MADISON — For John Harlow, staying home in Maine was always important.

Harlow, who graduated from the University of Maine Farmington in 2013 with a background in media studies, is the station director for Somerset Community TV 11, which was formerly known as Channel 11.

Harlow said that when he first came on board, the station, from its programming to its equipment, felt antiquated. It was airing funerals. Broadcasts were played from DVDs.

So Harlow, 27, changed things. The Athens resident, who also graduated from Madison Area Memorial High School, brought the studio into the digital age.

He diversified the programming to include more community oriented segments in addition to broadcasting Board of Selectmen meetings and town announcements.

Now, programming is downloaded onto a server.

“The physical space has changed since I’ve been here,” he said.

The station, which sits at 108 Old Point Ave. in Madison, consists of two rooms, a large studio space and a smaller office where Harlow edits video. He allocated a portion of the station’s budget to buy new lights and high definition digital cameras and microphones to modernize the studio set and increase overall production value.

The station, which Harlow said has been around since the early 2000s, serves three towns: Madison, Skowhegan and Anson. It has been rebranded as Somerset Community TV 11.

Harlow said the original name, Channel 11, was nondescript and didn’t set the station apart. He said branding was important to help the station stand out and separate it from the old station in the minds of viewers.

“The perception was it was an old folks channel,” he said.

Additionally, Somerset Community TV 11 is now a nonprofit organization, which Harlow said had been a long-term goal for the station and will help with sponsorships and securing donations in the future.

“It was a pretty big undertaking,” he said, adding later, “I think it’s succeeded a lot and grown a lot.”

Harlow believes becoming a nonprofit is a trend more successful stations are following. He points to Mt. Blue TV in Farmington as a sister station to his that is nonprofit and has made similar modernization efforts. Both nonprofit status and modernization may be key to the future for local access television as cable subscriptions trend downward and the internet offers other options online.

GOING BEYOND CABLE

Brian Knoblock, secretary of the Portland-based Community Television Association of Maine that assists more than 150 towns in Maine with their television channels, said public access television in the state varies. Some, like Somerset Community TV 11, are nonprofit organizations, but more often stations are run by local governments. Becoming a nonprofit is an individual station’s decision.

“Each example has its own story,” he said.

Knoblock said about 75 local access stations operate across the state. About 25 of them are members of CTAM, which provides them networking opportunities.

There’s no way to determine viewership for these stations, Knoblock said, as the cable companies that link them to their viewers only record the number of household subscriptions in their area, which means these channels only know the total number of potential viewers.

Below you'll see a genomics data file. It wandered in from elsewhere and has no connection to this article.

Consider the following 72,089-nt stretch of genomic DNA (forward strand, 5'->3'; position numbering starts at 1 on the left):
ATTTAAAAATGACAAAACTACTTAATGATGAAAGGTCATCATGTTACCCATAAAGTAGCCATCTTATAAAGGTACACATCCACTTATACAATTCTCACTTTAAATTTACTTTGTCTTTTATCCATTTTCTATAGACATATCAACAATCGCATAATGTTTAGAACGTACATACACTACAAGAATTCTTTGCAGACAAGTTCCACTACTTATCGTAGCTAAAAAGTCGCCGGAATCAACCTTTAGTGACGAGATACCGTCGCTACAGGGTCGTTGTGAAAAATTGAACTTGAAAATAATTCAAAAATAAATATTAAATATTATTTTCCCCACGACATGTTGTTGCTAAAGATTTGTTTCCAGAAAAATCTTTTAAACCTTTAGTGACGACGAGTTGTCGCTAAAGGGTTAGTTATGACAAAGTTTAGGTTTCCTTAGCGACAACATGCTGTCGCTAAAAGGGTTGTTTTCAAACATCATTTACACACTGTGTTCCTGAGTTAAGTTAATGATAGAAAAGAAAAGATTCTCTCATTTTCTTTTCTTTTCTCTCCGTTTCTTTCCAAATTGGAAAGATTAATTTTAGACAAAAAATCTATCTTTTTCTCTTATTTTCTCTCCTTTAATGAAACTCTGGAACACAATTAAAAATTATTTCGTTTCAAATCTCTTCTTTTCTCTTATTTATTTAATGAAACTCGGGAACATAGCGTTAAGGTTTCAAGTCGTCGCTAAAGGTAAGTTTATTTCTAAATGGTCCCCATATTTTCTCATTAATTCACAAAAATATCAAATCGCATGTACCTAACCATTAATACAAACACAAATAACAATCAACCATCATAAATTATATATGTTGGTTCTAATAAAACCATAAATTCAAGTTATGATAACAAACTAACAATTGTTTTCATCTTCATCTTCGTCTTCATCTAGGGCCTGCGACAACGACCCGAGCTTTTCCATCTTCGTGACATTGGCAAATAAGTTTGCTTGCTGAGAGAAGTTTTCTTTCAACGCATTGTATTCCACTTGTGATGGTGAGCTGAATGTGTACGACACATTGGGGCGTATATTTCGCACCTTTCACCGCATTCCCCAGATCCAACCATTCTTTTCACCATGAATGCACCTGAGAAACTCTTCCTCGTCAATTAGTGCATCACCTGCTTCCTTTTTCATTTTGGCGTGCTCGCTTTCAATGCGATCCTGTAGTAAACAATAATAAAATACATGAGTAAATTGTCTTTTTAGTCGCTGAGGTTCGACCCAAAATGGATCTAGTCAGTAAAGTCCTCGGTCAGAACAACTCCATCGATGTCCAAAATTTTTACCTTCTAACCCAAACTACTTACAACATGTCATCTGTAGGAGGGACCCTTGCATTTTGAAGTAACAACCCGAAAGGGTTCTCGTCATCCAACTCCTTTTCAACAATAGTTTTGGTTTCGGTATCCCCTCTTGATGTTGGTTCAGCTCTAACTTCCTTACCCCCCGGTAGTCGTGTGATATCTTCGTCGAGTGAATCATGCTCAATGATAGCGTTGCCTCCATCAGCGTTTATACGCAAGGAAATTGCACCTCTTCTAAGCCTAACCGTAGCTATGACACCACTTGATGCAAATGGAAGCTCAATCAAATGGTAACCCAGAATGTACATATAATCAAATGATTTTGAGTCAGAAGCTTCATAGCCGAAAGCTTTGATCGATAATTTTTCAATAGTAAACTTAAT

“Often we have no idea how many people are watching,” Knoblock said.

Harlow said the Somerset station reaches about 5,000 households. J.P. Fortier, director of Mt. Blue TV, said his station reaches about 1,300 subscribers in Farmington and Wilton.

Both channels are broadcast through the locally owned Bee Line Cable out of Madison and not through a larger company like Spectrum. Harlow said this has been really helpful, as it has allowed for a more personal connection to the company and greater convenience if his operation needs service.

Laura Guite, who runs Fairfield-based Central Maine Community Access TV, said her organization, which is carried by Spectrum, reaches between 15,000 and 20,000 households in Albion, Benton, China, Clinton, Fairfield, Oakland, Vassalboro, Waterville and Winslow.

Nationally however, Knoblock said the number of cable subscribers is shrinking as more and more people turn to the internet for what they want to watch. Following that trend, a number of stations are moving toward measurable ways of broadcasting, such as video streaming or on demand service on their websites, Knoblock said. Some are turning to social media platforms such as Facebook and YouTube, which can also tally viewership.

“People aren’t subscribing because they have other choices,” he said.

While Somerset TV and Mt. Blue TV are incorporating those other choices into their offerings, funding for the two stations along with Central Maine CATV is dependent in great part on franchise fees, annual fees local governments charge private cable television companies for access to rights-of-way for their network of wires.

Somerset Community TV 11 has an annual budget of $67,500. Harlow said that if future funding from cable subscriptions becomes less certain, the station has other avenues for funding, such as sponsorships and fundraising as a nonprofit.

Harlow said the station could also offer video services, such as loaning a person or company the station’s facilities and equipment to film a commercial.

Fortier said Mt. Blue TV gets about $80,000 in franchise fees, but that covers only 80 percent of the station’s total budget. The rest has to be made up through sponsorships and video production services.

Even with $80,000, Fortier said the station is “operating on a shoestring budget,” holding off spending where they can.

“It’s not getting any better, so we need to find another steady revenue stream that’s not going to change,” Fortier said, suggesting the possibility of a viewer support campaign.

For Laura Guite and her Fairfield-based operation, money is the big problem in what she calls her “antiquated world.”

BROADCAST LIMITS

Fairfield-based Central Maine Community Access TV runs a DVD-based system that only allows program content every other hour, so it works in two-hour slots. In the content breaks, the station scrolls slides of sponsors and advertisements.